2011 Jazz: Echoing the ’70s, in a Good Way

Kevin Whitehead

By Kevin Whitehead

on 12.21.11 in Spotlights

Avenging Angel

Craig Taborn

It says something about the timeless state of modern jazz that one of 2011′s memorable releases, saxophonist/composer Tim Berne’s Insomnia, was recorded in 1997. Nothing about the music sounds dated: not his curvy, harmonized melodies, the ways they jostle the spirited improvising, the lushness of an octet with a built-in chamber trio (violin, cello, bass), or the sure pacing of long suite-like sets. His concept was fully developed, then as now. (ECM’s putting out a Berne quartet set early in 2012.) But there are still subtle echoes of his early mentor Julius Hemphill, whose 1972 Dogon A.D. was one of the year’s most welcome reissues. The sonorous blend of alto saxophone and cello, and the bite of Baikida Carroll’s trumpet, are displayed in different ways on both albums.

Jazz loves its own roots, and sporadic brawls between so-called traditional and avant-garde camps are often just disagreements about which fabled past is to be fondly referenced, in the course of finding one’s own sound. Consciously or not, anachronisms always creep in, so the music always reflects its own time, one way or another.

In the 1980s, the young lions paid tribute to the hard bop era, circa 1955-65, the age of the great jazz rhythm sections. The lions swung like crazy, while still updating their concepts all kinds of ways – even Wynton Marsalis’s changing-meter tumbles on 1985′s Black Codes owed something to fusion, music from an era he mostly abhorred, the 1970s, when his patron Art Blakey had some lean years.

In jazz, the 1970s was an age of resourceful solo pianists (Keith Jarrett, Chick Corea, Andrew Hill, Cecil Taylor), rocky and funky rhythm sections and pop-inspired melodies (jazz-rock fusion, CTI albums), and Anthony Braxton’s rhythmically convoluted wide-leaping lines. The decade’s reputation has only lately been rehabilitated, just in time for its echoes to ring out all over.

One of the year’s astonishments, Craig Taborn’s Avenging Angel, reminds us why solo piano recitals are so fascinating, as a test of pianists’ resources, their abilities to investigate that big box of wires and hear what it can do. Taborn’s sound is sometimes breathtakingly spare, sometimes a polyrhythmic churn, and his frame of reference can take in Milhaud, Monk and Bach in 30 seconds (on “Neverland”). With Avenging Angel he’s not just a Musicians’ Unwittingly Well-Kept Secret any longer. And there’s more from that session in the can.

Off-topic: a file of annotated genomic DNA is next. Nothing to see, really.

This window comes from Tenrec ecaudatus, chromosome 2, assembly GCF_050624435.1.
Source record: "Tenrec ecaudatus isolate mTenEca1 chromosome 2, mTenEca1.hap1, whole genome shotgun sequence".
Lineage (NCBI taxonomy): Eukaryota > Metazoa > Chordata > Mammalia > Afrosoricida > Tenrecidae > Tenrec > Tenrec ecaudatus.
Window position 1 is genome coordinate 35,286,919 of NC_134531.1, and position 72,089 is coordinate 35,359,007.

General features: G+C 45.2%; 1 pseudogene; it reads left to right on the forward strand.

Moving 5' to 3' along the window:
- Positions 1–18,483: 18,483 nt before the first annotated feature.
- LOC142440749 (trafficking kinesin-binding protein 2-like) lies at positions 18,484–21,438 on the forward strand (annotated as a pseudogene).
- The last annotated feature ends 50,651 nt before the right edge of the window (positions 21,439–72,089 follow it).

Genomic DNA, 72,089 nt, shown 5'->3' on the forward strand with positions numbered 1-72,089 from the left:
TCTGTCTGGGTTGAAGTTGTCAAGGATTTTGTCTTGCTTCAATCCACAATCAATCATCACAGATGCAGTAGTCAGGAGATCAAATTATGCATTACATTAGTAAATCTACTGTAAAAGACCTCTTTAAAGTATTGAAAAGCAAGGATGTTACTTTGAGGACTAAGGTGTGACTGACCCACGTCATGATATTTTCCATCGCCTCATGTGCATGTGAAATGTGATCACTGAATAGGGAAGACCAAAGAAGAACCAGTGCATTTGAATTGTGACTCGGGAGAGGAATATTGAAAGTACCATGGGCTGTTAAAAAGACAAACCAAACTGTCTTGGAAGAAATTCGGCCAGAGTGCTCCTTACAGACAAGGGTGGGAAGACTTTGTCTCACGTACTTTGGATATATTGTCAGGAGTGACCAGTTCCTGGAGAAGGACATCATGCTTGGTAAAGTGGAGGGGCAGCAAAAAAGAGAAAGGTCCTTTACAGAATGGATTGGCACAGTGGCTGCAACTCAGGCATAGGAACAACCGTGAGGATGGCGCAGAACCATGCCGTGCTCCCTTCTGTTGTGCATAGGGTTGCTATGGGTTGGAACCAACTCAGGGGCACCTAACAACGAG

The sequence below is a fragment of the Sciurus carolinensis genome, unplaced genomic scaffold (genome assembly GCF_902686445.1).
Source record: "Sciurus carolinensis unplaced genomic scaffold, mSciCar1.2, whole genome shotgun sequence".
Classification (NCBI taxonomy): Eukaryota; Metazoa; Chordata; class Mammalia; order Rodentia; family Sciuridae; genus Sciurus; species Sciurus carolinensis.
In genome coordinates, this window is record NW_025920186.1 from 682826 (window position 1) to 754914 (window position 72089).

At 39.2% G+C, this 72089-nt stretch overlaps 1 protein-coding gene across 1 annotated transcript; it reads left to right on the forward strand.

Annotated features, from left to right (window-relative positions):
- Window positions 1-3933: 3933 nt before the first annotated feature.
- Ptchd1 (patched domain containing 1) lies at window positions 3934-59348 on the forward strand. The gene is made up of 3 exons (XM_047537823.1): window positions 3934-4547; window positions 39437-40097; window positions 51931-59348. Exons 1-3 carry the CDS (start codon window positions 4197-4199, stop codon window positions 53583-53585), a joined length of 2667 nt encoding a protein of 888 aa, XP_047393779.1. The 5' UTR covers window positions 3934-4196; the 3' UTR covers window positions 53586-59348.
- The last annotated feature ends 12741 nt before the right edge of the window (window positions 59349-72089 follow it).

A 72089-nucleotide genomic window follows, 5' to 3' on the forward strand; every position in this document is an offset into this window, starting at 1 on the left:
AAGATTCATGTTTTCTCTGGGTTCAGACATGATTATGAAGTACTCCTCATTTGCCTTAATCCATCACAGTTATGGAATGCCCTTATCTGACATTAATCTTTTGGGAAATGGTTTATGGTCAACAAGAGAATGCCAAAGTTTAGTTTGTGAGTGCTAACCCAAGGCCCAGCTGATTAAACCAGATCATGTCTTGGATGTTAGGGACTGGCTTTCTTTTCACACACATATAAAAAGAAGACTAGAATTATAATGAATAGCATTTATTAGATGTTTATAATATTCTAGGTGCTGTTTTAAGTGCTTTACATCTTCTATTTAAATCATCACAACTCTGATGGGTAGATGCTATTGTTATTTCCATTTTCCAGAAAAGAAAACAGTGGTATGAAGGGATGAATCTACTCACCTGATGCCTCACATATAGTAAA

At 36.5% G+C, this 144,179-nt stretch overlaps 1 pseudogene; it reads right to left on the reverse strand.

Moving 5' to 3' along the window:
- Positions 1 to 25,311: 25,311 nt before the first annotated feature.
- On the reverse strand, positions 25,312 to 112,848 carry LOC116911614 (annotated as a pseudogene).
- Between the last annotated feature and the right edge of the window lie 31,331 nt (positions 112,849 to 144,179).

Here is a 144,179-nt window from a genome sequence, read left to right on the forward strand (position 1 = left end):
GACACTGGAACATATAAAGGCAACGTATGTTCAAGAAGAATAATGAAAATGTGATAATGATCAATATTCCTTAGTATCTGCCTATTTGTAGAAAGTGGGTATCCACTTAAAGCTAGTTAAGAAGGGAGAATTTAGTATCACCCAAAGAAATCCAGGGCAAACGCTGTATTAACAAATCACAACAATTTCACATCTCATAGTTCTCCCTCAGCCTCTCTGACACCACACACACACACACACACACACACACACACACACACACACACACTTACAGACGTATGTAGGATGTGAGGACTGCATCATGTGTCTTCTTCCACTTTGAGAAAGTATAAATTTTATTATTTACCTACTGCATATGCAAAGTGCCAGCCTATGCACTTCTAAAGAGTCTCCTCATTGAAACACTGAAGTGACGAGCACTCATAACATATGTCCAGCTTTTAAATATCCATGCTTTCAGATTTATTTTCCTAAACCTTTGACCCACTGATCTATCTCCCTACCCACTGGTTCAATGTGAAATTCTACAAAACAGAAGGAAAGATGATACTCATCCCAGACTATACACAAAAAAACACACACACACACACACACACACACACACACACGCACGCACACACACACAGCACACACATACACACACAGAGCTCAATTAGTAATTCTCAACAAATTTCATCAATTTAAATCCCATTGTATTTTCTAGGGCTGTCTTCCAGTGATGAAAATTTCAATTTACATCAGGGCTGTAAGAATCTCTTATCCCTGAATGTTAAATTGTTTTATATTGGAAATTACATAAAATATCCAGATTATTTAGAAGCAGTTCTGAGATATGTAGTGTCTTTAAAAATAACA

More ’70s echoes: Jarrett’s solo effort Rio, where shorter pieces let the pianist, who demands perfect quiet when he plays, feed off an audience’s response for once. Chick Corea recorded two-piano duets with Stefano Bollani, as he did with Herbie Hancock in the ’70s. (And Corea’s Return to Forever reunions? Seventies!) Vibist Gary Burton exceptionally vibrant New Quartet’s Common Ground is energized by hot young guitarist Julian Lage, latest in a line of Burton pickers including Larry Coryell and Pat Metheny.

The compositions on Tyshawn Sorey’s Oblique – I picked up on Braxtonian angularity, but Sorey is a heavy drummer who also brings ferocious swing to the material. That’s how it goes in jazz; rhythmic tacks that may sound awkward at first – like 5/4 meters or jazz reggae – get smoother over time.

The arena-rockification of ’70s fusion drumming was generally not a positive direction, but soon limber jazz drummers like Dennis Chambers or Joey Baron (or Jim Black, later) sounded at least as comfy with a rockin’/boogiein’ 8th note feel as a swingin’ 4/4. Nowadays more and more jazz musicians take rock and funk beats for granted; The Bad Plus pointed the way for a lot of bands.

For a state-of-the-era progress report there’s James Farm, from the co-op of the same name, where saxophonist Joshua Redman gets to plant himself in front of a fireworksy trio and blow. Drummer Eric Harland and bassist Matt Penland’s combinations on “Coax” recall Keith Moon and John Entwistle. Pianist Aaron Parks often sidesteps conventional strategies, but his harmonic/rhythmic buoyancy has its Jarretty side. Moments on “Polliwog” eerily evoke Keith’s 70s quartet with Josh’s dad Dewey Redman on tenor.

Now, any jamoke can cherry-pick some of the year’s notable albums to float a trend story, and remaining ’70s haters shouldn’t lose hope. The great tradition of noble and solid swingers is always alive and well. Trumpeter Terell Stafford’s This Side of Strayhorn, mostly tunes by the other half of Duke Ellington’s brain, Billy S, both stands on its own and calls back to forebear Art Farmer’s 1987 Something to Live For with four of the same tunes.

Of course some folks are always working to put it all together. On Ambrose Akinmusire’s fine 2011 release When the Heart Emerges Glistening, there’s classic jazz balladry (an old school “What’s New”), catchy tunes he rides like pop choruses, an elegy for Oakland shooting victim Oscar Grant, and times when his trumpet sounds like a ritual ram’s horn. Akinmusire harnesses control and unpredictability both, and he’s but one member of a tough cohesive band; the swinging rocking Justin Brown’s booming bass drum adds a whiff of hip-hop. It’s Akinmusire’s second album, but feels like a major debut.